From the annals of Congressional irrationality: The recent conduct of the U.S. federal legislature respecting financial reform provides a choice example of that body’s reluctance to follow the dictates of reason.
Most ordinary citizens, by the time they reach age eleven or so, learn that in order to make a decision about an issue, one must:
- 1. identify the issue; then
- 2. gather information about the issue, then
- 3. analyze that information, then
- 4. if necessary, gather more information and analyze it, then
- 5. identify possible courses of action based on that information, and only then
- 6. make a decision to pursue one of those courses of action.
In the wake of the recent financial crisis, our federal legislators made a promising start on a policy response. Laudibly heeding the advice of their preteen offspring, they enacted a statute establishing a bipartisan commission — named the Financial Crisis Inquiry Commission (FCIC) — to undertake steps 1 through 5 of the process outlined above, and to submit their findings to the Congress. According to this logical plan, once Congress had received and analyzed the FCIC’s report, Congress, now adequately informed, could then craft financial reform legislation that had a basis in reason.
The commission is scheduled to complete its work as of December 15, 2010. My eleven-year old friends inform me that this suggests that our federal legislators — if they are to behave like Homo sapiens rather than, say, Equus africanus asinus — should refrain from drafting financial reform legislation until after they have had the opportunity to read and consider the commission’s report — so perhaps until February or March 2011.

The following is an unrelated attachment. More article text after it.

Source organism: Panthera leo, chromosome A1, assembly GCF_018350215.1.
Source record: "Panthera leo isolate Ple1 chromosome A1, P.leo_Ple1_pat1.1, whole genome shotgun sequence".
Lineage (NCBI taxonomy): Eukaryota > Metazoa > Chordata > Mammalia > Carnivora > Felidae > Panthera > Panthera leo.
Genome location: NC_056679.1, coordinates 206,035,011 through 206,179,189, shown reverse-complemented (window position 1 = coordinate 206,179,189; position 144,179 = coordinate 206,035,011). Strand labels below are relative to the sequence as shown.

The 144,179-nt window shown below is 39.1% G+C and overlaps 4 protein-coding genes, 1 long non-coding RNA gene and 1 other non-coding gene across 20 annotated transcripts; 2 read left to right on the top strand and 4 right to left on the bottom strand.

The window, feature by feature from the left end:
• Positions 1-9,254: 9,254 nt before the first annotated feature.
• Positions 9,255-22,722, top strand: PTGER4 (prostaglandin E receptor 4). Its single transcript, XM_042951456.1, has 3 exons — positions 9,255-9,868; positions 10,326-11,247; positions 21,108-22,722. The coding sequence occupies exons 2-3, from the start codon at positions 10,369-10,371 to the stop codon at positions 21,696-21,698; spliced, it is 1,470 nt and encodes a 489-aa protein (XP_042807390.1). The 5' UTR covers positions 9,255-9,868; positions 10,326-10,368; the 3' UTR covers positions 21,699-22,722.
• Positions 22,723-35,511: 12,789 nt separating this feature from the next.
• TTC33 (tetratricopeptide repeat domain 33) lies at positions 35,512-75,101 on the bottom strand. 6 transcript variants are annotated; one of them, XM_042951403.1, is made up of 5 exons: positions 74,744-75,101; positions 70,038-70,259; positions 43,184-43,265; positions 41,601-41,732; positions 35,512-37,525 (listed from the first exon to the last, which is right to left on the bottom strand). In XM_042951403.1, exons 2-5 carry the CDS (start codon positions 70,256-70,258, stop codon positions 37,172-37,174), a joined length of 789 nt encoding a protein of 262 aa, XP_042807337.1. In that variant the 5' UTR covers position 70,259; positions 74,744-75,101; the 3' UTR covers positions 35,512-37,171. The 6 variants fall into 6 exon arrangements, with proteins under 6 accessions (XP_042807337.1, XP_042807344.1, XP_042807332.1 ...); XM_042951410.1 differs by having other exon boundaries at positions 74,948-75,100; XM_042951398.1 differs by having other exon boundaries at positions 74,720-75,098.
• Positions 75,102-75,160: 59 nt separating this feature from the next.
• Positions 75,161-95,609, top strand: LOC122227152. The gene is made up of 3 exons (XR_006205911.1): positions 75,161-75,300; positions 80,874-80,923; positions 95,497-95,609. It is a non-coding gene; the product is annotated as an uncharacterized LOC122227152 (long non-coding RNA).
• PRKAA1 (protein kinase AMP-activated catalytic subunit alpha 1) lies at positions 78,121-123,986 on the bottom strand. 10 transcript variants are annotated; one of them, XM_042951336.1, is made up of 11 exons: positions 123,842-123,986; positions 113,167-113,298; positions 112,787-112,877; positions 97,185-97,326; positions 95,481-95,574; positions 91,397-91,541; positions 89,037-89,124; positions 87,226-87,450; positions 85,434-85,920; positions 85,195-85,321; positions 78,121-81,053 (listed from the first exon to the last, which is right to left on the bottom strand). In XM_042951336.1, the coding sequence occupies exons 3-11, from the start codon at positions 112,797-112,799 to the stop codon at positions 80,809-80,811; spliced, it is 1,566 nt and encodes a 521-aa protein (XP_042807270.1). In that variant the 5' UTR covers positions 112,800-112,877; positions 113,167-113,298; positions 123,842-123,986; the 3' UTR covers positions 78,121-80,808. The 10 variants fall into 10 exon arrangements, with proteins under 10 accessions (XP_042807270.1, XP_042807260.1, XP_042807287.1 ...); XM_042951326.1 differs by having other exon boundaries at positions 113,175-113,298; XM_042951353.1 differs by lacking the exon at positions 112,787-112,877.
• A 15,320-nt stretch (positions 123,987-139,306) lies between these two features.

But what do I hear from my preteen neighbors? That Senator Christopher Dodd has taken the liberty — nine months before he will receive from the commission a reliable account of the causes of the financial crisis and of measures likely to prevent such a crisis from recurring, and even before he received the report of the Examiner in the Lehman Brothers bankruptcy case, a document highly relevant to financial reform, since many believe Lehman’s failure triggered the global financial crisis — of writing financial reform legislation, which he plans to introduce on Monday.
Puzzled at this news, I turned to the 5th and 6th graders on my block, for an assessment of Mr. Dodd’s performance in this regard. Their views?:
- “That sounds stupid. He don’t even know what caused the crisis yet. How could he write a law that solves the problem, if he don’t know what caused it?”
- “My mom says somethin’ about puttin’ the cart before the horse. Isn’t that like this?”
- “If he makes a law before those other people finish their work, won’t they have wasted all that time?”
- “Doesn’t anybody see what’s wrong with this?”
- “Why would he do a thing like that? Isn’t anybody watching him?”
I’m afraid I had no answer for my wise colleagues. Why would a well-educated, experienced public servant engage in policymaking respecting an issue critical to the prosperity of the nation, without having anything close to sufficient information on which to base that policy?
Doesn’t this conduct recall that of certain financial executives who, not long ago, without an adequate understanding of the issues, allowed their firms to engage in certain complex, and eventually disastrous, financial transactions?
Oddly, Senator Dodd doesn’t seem concerned in the slightest that he is about to legislate without adequate information. Accordingly, I certainly hope his colleagues of sound mind in both parties quickly take counsel of their eleven year old constituents, and then do the right thing: block financial reform legislation until the members of the Senate Finance Committee and the House Financial Services Committee have received, read, and carefully considered both the Lehman Brothers examiner’s report and the FCIC report.
We and our children likely will have to live with the upcoming financial reforms for decades to come. If forbearing from legislating for twelve more months will substantially increase the likelihood that the resulting reforms will be based on sound information, then waiting is wisdom.